Wednesday, February 22, 2012

Legal Update ¦ Civil Litigation ¦ Liability and Quantum ¦ Separate Hearings

Burke -v- Mc Kenna
[2011] IEHC 449

This was an application pursuant to Order 36, Rule 9 of the Rules of the Superior Courts to separate the hearings on the questions of liability and quantum. The application was brought by the defendant.

The plaintiff was claiming damages for personal injury arising out of a road traffic accident that occurred on the 9th September 2007, and it was pleaded that he suffered very severe injuries including head injuries that left him with severely disabling brain damage. There was a major issue on liability and also considerable questions regarding the extent of the injuries caused by the collision (in circumstances where the plaintiff had been in a previous road traffic accident on the 23rd September 2000 in respect of which he recovered general damages of €257,000, having sustained, inter alia, a major head injury.

Order 36, Rule 9 provides as follows:-

“Subject to the provisions of the preceding rules of this Order, the Court may in any cause or matter, at any time or from time to time order that different questions of fact arising therein be tried by different modes of trial, or that one or more questions of fact be tried before the others, and in all cases, may order that one or more issues of fact be tried before any other or others”.

The High Court (Ryan J.) held as follows:-

“On the face of it, this application makes good sense. It is very likely that there will be issues of considerable complexity in regard to the plaintiff’s head injuries and their consequences and causes. The relevance of that evidence is entirely contingent on the outcome of the liability issue. If that is known it may be possible for the parties to reach agreement on quantum, subject to the approval of the Court. Since liability is very much in issue, if it happens that the plaintiff fails in the action, then there would be a substantial saving of costs and inconvenience and time in scheduling the quantum issue separately”.

The court went on to comment that there was really no legitimate argument against the application and also stated that “The surprising thing is that there have not been many other applications of this kind brought by way of separate motion rather than by application in the personal injury list”.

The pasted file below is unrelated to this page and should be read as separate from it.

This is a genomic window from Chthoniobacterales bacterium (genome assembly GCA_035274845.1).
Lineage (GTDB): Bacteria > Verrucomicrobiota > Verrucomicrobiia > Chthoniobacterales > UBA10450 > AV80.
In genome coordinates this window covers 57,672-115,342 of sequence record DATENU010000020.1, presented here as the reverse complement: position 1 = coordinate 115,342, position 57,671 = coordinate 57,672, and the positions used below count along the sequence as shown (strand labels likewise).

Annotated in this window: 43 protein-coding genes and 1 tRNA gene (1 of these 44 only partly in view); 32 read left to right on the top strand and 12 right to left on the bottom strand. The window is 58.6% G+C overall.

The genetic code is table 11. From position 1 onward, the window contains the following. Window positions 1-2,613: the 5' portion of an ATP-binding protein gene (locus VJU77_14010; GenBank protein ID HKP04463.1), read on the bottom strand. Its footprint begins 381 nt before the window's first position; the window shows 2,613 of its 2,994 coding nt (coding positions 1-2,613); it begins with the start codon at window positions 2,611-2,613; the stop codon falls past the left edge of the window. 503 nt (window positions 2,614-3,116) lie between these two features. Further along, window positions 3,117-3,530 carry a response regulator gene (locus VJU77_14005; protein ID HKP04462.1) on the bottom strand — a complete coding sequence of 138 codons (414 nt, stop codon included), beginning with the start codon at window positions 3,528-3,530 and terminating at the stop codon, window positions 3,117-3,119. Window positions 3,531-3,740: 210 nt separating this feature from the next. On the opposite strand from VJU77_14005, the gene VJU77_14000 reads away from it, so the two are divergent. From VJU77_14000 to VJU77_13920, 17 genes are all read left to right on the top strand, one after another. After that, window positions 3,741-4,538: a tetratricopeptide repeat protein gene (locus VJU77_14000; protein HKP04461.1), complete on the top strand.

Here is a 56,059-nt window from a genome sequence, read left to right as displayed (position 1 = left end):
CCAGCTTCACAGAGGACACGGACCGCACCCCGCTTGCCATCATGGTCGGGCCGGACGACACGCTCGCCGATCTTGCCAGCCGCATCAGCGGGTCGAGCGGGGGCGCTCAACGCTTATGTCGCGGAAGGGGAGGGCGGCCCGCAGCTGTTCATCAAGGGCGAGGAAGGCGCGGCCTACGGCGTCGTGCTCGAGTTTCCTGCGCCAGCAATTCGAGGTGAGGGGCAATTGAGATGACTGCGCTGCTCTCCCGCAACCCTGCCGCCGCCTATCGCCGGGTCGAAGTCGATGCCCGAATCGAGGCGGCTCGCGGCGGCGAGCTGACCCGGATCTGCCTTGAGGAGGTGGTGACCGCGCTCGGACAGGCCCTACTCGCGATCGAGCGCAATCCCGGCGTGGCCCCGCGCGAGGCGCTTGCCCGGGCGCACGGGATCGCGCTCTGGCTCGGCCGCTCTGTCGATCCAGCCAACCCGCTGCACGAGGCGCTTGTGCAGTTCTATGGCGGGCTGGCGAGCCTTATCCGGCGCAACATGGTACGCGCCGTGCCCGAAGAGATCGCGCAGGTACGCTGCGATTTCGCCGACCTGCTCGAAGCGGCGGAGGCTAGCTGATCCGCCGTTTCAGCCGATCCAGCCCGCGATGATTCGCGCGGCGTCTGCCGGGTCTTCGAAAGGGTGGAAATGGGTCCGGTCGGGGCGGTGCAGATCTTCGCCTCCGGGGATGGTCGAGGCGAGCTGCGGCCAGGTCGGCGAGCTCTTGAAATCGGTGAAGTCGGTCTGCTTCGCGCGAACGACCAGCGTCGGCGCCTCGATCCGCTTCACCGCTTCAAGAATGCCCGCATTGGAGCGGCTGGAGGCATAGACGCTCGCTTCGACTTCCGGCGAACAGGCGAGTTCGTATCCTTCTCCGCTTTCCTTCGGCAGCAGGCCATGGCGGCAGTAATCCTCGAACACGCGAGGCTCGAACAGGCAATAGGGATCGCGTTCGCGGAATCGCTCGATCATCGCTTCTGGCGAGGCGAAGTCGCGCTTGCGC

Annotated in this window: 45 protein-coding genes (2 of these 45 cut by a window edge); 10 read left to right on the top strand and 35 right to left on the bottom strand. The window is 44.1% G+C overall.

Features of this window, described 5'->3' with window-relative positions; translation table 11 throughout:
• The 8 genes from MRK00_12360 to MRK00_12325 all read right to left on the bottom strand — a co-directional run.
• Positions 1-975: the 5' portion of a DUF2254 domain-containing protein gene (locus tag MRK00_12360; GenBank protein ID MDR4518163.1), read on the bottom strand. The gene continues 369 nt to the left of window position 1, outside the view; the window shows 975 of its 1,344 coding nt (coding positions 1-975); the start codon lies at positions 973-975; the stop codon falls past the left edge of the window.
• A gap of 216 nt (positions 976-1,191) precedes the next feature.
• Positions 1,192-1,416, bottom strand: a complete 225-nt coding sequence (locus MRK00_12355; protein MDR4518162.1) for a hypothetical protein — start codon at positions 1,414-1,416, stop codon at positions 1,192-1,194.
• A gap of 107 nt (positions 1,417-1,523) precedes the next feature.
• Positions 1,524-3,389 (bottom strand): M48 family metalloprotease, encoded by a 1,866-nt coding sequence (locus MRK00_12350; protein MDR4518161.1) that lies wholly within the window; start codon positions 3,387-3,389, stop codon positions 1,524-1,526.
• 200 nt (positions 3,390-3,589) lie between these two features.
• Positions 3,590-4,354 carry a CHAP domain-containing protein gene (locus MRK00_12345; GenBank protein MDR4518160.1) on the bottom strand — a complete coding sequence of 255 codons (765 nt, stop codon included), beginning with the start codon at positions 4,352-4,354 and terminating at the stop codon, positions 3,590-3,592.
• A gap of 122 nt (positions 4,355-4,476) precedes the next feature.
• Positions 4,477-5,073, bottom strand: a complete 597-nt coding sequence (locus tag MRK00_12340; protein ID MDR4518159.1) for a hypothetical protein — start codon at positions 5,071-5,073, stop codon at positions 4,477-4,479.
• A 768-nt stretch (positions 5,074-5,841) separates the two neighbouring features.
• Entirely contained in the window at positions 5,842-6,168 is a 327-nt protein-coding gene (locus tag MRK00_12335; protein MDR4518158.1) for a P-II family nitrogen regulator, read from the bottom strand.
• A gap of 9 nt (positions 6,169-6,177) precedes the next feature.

The court almost went so far as to confirm that practices in the personal injury list are unprofessional, stating that complex brain injury cases often involve

“Detailed technical evidence by busy experts who may have travelled far to testify. Such witnesses find it difficult to understand how their evidence cannot be scheduled for a precise time. The Court can have difficulty accommodating them. It is not very professional to lump all the witnesses whether they are lay or technical together in the hope that somehow the arrangements will work out. It seems to me to make sense to direct separate trials of liability and damages in cases involving complex of lengthy technical, scientific or medical questions. In fact, the difficulty is to explain or justify why any other arrangement should be made”.

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Wednesday, February 15, 2012

Legal Update ¦ Costs ¦ Criminal Prosecution ¦ Award of costs to acquitted Defendant

D. P. P. -v- Mc Nicholas trading as John Joe Mc Nicholas Plant Hire & Ors
[2011] IECCC 2

This judgment of the Central Criminal Court (Cooke J.) concerned an application by the defendants for their costs, the defendants having been acquitted of criminal charges under the Competition Act, 2002. The decision is useful as it sets out the principles to be applied (in the Superior Courts) in deciding whether to award costs in criminal cases (whether to the prosecutor against the accused or in favour of an acquitted accused against a prosecutor). The judgment confirms that the current state of the law is that the rule presently enforced, namely Order 99, Rule 1 (as amended) applies so that “the costs of and incidental to every proceeding in the Superior Courts” include costs in criminal proceedings and these are, accordingly, “in the discretion of the Court”. The most recent amendment to the current rules is contained in the Rules of the Superior Courts (Costs), 2008 (SI No. 12/2008).